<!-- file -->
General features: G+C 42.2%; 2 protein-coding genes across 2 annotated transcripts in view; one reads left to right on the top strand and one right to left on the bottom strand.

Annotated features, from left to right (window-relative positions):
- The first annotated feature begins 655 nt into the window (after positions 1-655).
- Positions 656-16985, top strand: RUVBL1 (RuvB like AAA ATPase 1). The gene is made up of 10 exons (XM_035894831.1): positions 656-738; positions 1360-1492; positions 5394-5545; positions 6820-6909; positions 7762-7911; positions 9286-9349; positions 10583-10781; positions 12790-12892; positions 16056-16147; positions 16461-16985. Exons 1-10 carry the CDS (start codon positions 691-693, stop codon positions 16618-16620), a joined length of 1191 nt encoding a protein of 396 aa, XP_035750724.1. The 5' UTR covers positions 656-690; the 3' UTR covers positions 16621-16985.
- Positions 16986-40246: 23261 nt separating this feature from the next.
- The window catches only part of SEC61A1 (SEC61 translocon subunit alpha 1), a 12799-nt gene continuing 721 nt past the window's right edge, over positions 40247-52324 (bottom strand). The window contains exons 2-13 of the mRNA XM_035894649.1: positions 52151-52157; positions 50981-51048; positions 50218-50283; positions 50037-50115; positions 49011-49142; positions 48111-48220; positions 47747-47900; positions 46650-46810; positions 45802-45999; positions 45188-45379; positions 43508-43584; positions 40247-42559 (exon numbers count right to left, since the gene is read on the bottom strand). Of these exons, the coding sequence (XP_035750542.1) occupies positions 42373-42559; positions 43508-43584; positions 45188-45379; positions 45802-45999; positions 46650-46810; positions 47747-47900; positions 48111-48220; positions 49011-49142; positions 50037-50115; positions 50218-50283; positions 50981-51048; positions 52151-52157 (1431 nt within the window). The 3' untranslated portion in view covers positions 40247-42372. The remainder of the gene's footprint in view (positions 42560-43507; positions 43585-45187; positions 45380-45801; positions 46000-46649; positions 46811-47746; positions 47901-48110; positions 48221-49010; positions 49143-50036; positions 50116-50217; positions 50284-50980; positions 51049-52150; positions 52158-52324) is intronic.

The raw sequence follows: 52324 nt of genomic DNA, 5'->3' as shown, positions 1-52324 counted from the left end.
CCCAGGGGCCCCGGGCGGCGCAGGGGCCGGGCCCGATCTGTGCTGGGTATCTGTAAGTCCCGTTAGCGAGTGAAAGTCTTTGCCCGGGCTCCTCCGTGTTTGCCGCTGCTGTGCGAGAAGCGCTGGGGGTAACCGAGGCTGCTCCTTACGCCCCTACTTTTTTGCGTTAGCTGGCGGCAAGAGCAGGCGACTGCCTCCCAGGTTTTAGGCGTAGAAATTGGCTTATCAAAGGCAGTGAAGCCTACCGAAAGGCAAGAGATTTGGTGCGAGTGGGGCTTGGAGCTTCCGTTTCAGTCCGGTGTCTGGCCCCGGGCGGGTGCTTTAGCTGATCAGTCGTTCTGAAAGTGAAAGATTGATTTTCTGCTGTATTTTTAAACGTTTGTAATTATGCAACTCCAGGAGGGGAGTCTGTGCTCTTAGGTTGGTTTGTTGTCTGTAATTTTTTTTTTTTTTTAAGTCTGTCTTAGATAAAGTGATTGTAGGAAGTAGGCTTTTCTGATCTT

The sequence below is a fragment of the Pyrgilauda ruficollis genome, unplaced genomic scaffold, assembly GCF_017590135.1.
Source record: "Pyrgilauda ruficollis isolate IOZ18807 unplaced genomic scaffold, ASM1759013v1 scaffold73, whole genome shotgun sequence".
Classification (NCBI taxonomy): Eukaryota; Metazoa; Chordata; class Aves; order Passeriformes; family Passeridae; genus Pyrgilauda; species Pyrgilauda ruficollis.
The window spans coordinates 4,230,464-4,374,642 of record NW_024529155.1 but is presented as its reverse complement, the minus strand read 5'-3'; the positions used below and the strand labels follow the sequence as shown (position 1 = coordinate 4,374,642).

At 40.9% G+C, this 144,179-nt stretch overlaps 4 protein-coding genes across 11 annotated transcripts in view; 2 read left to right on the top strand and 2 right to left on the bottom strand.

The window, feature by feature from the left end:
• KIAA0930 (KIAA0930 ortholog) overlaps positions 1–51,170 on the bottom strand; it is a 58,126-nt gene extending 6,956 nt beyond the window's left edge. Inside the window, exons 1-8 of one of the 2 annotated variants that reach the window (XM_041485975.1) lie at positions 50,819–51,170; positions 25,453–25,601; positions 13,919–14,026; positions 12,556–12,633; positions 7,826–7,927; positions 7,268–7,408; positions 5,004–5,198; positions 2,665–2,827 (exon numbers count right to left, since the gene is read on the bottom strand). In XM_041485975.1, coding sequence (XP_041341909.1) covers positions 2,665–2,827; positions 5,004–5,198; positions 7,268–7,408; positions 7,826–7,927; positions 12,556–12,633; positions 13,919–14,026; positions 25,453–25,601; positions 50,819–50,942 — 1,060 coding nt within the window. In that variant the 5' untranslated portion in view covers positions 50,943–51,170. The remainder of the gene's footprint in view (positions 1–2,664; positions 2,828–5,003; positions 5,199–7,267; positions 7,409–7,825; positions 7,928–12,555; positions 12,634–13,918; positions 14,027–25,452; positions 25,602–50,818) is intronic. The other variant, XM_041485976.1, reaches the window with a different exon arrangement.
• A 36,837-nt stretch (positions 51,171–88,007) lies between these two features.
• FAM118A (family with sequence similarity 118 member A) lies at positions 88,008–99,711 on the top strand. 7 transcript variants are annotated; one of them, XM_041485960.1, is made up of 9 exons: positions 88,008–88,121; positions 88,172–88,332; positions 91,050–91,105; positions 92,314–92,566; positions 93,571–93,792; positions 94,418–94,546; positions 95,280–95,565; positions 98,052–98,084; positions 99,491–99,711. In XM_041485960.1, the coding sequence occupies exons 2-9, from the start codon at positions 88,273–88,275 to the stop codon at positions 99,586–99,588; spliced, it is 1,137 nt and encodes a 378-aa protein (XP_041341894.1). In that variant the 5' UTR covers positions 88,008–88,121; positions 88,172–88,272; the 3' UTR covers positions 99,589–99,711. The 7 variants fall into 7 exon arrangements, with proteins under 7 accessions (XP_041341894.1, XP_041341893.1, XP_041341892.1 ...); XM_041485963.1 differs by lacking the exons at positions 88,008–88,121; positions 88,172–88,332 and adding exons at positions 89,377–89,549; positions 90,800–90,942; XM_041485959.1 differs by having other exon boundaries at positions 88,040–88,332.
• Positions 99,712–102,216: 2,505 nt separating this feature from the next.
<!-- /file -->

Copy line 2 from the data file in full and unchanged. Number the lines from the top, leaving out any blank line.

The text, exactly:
Annotated features, from left to right (window-relative positions):